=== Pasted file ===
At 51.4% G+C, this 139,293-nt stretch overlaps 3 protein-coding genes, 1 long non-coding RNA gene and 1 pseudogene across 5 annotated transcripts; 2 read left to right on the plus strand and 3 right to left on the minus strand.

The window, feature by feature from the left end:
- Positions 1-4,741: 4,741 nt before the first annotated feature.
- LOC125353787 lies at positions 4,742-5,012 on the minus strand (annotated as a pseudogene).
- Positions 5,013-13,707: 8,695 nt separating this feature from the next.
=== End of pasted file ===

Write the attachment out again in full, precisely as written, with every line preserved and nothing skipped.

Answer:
At 51.4% G+C, this 139,293-nt stretch overlaps 3 protein-coding genes, 1 long non-coding RNA gene and 1 pseudogene across 5 annotated transcripts; 2 read left to right on the plus strand and 3 right to left on the minus strand.

The window, feature by feature from the left end:
- Positions 1-4,741: 4,741 nt before the first annotated feature.
- LOC125353787 lies at positions 4,742-5,012 on the minus strand (annotated as a pseudogene).
- Positions 5,013-13,707: 8,695 nt separating this feature from the next.